The route now descends on a clear and badly eroded path. This path can be followed due east to drop down into the Glenmalure valley via the zig zags, a 3km walk up the valley on the narrow road will get you back to the start.

However, the route described here heads north on a poorly defined path, to drop to a small lake known as Art’s Lough, before descending a steep heathery and grass slope back into Fraughan Rock Glen. Here there is a tricky stream crossing to negotiate,  however there are stepping stones to help. (This crossing is not possible in wet weather, and an early decision must be made whether or not to use the zig zags route.)

From here follow the forestry track back to the start.

Mountaintrails has a regular program of hikes up Lugnaquilla using the blue route described above, if you are feeling adventurous and would like to try one of the many other routes up the mountain, we can arrange this on a private guiding basis.


Click the link if you would like to join us on a Mountaintrails guided ascent of Lugnaquilla.You can also email any enquiries to

Well done to all the guys and gals who climbed Lugnaquilla in the Wicklow mountains earlier today to catch the sunrise at 06.30,  to complete the Red Cross Sunrise Summit Challenge. 
Conditions were very difficult, fog, hail, rain and wind. 

Alas no sunrise to be seen, maybe next time.



To become a competent navigator requires a specific set of skills. In this post we look at navigation training to learn some of the basic skills you will need to find your way when out and about in the hills and mountains – interpreting the map and relating it to the ground (topography).

Understanding the symbols on the map

Maps can have a bewildering array of symbols in various colours, and can initially confuse and alarm those unused to them.

However, help is at hand in the form of the legend, this is the key to the symbols and can be found at the bottom or side of the map sheet. Reassuringly, roads are consistently brown or green, rivers and lakes are blue and woods are invariably green.

A typical map legend


Tracks and trails are usually black dashed lines, though National Trails are often red, and individual buildings are small black squares.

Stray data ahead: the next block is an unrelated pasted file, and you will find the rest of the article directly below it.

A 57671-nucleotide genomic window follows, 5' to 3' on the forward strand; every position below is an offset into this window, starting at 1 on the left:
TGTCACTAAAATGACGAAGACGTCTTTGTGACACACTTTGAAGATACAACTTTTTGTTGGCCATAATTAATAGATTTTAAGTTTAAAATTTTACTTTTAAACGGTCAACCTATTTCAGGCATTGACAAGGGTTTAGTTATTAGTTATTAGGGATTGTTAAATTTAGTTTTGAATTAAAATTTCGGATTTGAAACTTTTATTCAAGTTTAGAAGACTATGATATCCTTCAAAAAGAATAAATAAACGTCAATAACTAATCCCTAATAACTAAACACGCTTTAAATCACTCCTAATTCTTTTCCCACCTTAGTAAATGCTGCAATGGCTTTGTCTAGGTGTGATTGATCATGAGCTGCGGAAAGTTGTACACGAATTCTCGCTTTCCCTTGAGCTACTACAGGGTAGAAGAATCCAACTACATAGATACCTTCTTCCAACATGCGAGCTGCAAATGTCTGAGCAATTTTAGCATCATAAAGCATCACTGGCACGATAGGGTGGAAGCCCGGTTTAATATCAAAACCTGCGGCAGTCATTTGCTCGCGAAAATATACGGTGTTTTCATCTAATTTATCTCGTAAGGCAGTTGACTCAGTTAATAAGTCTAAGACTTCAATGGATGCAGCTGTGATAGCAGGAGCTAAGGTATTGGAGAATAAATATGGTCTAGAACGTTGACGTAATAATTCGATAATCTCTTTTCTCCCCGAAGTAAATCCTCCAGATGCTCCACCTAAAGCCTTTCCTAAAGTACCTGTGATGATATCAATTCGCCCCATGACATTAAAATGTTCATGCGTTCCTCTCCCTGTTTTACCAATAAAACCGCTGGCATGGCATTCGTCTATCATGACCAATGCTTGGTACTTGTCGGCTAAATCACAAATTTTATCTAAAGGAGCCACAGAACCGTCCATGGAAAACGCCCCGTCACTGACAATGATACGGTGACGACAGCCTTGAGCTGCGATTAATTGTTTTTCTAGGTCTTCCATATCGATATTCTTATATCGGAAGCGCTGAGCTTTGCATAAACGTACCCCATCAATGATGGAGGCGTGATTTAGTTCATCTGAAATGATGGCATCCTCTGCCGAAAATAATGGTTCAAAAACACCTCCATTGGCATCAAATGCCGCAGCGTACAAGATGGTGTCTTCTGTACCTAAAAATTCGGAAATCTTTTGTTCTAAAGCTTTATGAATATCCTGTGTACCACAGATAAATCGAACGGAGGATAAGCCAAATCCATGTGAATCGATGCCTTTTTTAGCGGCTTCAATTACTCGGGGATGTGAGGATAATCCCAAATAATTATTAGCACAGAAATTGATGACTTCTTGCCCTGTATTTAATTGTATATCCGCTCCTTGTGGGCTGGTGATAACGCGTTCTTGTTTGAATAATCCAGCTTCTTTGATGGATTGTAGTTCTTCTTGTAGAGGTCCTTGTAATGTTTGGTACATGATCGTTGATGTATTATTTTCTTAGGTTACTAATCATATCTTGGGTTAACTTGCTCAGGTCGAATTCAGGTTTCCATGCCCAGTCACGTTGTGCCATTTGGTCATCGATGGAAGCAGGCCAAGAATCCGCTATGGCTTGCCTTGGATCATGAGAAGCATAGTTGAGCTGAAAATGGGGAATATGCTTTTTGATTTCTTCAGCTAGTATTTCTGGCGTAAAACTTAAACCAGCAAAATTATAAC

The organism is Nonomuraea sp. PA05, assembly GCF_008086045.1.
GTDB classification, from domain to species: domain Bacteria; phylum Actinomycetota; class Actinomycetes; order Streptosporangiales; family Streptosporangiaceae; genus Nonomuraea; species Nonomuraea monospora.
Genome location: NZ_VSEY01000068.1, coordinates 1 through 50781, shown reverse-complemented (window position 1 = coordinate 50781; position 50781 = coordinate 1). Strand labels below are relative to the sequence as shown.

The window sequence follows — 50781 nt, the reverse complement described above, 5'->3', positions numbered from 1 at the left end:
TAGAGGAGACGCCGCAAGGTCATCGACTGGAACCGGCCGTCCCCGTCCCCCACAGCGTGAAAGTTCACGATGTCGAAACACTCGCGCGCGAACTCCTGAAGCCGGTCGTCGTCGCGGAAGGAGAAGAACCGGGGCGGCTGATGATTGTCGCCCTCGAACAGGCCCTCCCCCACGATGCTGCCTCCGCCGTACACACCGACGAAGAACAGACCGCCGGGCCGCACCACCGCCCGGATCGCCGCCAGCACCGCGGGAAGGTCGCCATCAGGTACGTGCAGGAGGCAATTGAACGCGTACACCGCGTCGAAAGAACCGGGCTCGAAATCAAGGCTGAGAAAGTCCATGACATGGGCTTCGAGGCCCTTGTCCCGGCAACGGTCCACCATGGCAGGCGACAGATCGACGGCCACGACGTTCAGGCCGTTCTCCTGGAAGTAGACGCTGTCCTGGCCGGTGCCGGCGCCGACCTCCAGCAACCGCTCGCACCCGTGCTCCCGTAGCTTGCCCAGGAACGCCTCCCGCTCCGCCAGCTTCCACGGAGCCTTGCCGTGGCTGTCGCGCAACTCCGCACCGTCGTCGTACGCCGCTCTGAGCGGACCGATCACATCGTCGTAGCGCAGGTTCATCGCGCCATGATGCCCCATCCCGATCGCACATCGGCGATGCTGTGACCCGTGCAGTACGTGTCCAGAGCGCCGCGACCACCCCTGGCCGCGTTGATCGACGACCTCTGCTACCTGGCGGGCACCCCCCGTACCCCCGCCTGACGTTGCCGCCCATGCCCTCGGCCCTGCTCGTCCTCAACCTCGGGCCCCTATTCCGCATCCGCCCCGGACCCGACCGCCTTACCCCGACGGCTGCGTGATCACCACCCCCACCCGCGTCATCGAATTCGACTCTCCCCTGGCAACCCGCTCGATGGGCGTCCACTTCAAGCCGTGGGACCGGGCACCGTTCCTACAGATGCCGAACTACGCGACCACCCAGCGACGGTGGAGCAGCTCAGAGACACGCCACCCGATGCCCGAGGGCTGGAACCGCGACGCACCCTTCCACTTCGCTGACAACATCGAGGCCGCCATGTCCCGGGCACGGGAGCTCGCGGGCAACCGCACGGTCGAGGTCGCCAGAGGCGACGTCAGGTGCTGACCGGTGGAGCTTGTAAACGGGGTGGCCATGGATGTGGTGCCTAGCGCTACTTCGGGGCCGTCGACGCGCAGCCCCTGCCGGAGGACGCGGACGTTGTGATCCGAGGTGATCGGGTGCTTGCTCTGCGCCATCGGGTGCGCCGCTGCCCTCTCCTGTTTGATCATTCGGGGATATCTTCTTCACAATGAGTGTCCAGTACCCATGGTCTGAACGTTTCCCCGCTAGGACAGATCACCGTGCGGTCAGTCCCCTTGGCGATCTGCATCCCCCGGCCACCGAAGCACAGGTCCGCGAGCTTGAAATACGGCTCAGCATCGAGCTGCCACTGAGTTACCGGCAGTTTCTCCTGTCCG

It is important to remember those symbols that, as hikers, you will need most; cliffs, scree, paths and marshy ground being some examples. The remainder can be looked up on the legend when you need to identify them.

Understanding contours and relief

Contours are the thin lines drawn on a map, often approximately parallel to each other, in either brown or black. These lines represent points of equal height above sea level, and are labelled at intervals with the height in metres (altitude).

Contours are the standard way of depicting relief, (the shape and height of the landscape), and the patterns a series of contours describe give vital clues as to the relief and the topography of the ground.

Where contours come close together the ground will be very steep, and when well spaced the ground will be much flatter.  When contours form a continuous line, as in a circle, then they describe a top or summit.  Lines drawn at equal height intervals on a hill will appear as concentric circles on a map.

Recognising topographical features

Contour interpretation is a vital part of good navigation but can seem a daunting prospect at first, start by recognising the contour shapes for some of the common topographical features found in the mountain environment; for example, ridges, valleys, hills, saddles and corries.

Once you have learnt to interpret these commonly found features you will soon be able use the finer details to understand the true shape of the landscape from the map, often without ever having been there!

Here are two examples:

A saddle between two hills with spurs at either end
A uniformly steep sided valley